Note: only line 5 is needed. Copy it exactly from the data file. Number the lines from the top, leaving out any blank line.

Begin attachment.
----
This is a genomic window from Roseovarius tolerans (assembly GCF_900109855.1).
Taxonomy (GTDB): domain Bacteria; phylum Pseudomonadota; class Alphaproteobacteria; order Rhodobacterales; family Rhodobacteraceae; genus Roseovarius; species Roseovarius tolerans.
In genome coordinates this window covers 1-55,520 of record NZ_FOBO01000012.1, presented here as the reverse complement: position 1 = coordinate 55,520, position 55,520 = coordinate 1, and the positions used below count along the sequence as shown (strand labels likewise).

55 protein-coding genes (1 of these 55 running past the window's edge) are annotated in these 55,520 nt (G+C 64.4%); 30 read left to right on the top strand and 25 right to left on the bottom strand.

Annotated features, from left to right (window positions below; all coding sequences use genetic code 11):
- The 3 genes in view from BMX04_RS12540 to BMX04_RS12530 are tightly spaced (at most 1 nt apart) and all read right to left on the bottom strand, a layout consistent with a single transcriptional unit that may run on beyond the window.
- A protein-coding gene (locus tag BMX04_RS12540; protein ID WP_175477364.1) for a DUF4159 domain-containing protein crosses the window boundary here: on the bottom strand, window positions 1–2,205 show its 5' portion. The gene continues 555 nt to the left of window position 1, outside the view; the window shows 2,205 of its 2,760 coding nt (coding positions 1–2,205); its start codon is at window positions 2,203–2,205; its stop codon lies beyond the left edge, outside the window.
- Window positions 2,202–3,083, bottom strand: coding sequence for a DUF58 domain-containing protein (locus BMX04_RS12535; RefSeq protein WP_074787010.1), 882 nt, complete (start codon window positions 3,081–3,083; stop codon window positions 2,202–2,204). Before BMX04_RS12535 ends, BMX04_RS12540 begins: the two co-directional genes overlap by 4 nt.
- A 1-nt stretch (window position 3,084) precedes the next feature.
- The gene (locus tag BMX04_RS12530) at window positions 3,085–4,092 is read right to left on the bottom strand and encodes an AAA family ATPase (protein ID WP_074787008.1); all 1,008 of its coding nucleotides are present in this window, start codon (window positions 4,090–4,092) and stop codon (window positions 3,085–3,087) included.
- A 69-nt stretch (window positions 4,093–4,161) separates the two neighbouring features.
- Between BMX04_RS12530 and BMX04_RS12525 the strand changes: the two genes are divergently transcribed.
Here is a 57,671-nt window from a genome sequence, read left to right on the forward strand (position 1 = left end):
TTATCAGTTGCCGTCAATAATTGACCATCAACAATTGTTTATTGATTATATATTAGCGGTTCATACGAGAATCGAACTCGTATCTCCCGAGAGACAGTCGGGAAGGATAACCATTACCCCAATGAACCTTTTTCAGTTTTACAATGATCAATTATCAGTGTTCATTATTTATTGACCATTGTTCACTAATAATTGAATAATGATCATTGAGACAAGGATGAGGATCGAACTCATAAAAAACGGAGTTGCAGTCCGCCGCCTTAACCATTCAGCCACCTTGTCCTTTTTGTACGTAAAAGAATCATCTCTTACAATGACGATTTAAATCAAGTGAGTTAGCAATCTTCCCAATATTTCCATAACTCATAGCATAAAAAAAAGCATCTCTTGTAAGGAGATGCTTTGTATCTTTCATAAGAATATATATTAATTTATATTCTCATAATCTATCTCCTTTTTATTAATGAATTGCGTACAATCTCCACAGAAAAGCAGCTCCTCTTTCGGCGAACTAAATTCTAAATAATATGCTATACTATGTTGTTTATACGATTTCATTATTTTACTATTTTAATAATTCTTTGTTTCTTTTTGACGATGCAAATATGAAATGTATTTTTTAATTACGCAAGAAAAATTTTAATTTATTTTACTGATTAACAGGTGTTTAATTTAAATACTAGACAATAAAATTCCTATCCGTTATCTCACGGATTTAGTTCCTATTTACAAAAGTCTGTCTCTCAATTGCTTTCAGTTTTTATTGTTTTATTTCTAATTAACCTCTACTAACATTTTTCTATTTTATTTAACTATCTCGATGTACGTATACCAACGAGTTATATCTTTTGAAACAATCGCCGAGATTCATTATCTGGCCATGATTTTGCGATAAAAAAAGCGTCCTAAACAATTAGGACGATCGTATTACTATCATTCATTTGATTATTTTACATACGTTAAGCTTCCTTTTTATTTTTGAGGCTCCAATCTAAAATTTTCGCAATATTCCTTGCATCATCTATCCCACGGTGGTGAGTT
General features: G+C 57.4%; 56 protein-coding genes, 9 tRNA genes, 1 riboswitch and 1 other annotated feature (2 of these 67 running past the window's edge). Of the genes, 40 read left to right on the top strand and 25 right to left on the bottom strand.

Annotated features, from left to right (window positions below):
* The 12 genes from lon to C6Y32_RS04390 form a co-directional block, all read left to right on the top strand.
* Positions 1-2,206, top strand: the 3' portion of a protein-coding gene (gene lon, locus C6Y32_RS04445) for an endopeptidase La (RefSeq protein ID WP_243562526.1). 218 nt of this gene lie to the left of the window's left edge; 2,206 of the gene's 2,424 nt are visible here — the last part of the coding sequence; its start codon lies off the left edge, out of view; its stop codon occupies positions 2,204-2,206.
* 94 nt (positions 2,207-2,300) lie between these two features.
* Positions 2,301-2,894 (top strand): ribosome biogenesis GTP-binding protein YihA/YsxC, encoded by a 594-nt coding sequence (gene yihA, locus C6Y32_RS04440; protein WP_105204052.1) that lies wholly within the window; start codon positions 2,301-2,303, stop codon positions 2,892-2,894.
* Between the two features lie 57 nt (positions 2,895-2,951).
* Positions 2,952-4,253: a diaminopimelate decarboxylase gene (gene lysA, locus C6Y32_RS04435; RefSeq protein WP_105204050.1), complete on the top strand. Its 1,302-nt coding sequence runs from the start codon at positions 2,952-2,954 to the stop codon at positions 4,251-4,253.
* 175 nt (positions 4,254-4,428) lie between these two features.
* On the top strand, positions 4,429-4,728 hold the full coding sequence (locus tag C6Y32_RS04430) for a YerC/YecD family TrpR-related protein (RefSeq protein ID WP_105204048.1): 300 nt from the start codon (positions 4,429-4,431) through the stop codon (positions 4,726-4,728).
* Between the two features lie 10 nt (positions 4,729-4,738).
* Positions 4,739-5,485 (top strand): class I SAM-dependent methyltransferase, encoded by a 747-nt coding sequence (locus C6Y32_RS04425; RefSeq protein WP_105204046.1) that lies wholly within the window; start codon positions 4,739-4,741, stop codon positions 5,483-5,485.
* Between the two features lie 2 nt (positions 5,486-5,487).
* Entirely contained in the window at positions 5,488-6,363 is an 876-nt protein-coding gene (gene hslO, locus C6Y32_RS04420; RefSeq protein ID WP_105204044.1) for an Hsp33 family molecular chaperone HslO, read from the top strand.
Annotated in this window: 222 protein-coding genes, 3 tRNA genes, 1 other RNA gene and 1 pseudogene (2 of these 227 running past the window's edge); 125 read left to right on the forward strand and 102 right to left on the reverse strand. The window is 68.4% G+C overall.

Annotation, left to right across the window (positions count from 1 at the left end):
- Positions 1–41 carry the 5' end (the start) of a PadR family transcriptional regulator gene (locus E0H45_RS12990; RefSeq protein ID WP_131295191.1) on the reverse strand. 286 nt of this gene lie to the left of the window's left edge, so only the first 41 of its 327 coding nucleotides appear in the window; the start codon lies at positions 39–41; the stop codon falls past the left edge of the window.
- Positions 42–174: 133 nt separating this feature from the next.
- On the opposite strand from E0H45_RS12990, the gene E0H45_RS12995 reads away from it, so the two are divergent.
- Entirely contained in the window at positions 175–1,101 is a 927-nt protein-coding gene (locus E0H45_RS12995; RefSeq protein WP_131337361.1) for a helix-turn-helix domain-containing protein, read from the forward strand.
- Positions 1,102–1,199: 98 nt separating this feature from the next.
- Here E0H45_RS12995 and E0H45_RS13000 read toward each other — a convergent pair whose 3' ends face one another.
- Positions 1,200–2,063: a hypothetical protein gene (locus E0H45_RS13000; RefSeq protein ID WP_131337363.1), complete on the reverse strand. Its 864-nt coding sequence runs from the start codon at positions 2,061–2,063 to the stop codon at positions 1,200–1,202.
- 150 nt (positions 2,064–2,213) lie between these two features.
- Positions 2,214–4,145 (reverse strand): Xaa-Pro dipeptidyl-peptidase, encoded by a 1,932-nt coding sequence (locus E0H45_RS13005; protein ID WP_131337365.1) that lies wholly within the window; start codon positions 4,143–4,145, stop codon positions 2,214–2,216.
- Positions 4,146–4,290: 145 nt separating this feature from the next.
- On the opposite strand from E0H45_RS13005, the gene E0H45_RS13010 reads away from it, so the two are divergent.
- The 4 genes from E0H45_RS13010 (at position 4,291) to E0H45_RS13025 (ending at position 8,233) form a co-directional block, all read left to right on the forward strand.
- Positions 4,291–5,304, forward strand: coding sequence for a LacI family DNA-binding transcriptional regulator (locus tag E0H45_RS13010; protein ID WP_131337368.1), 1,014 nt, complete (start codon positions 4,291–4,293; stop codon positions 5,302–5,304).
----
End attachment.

Annotated features, from left to right (window positions below; all coding sequences use genetic code 11):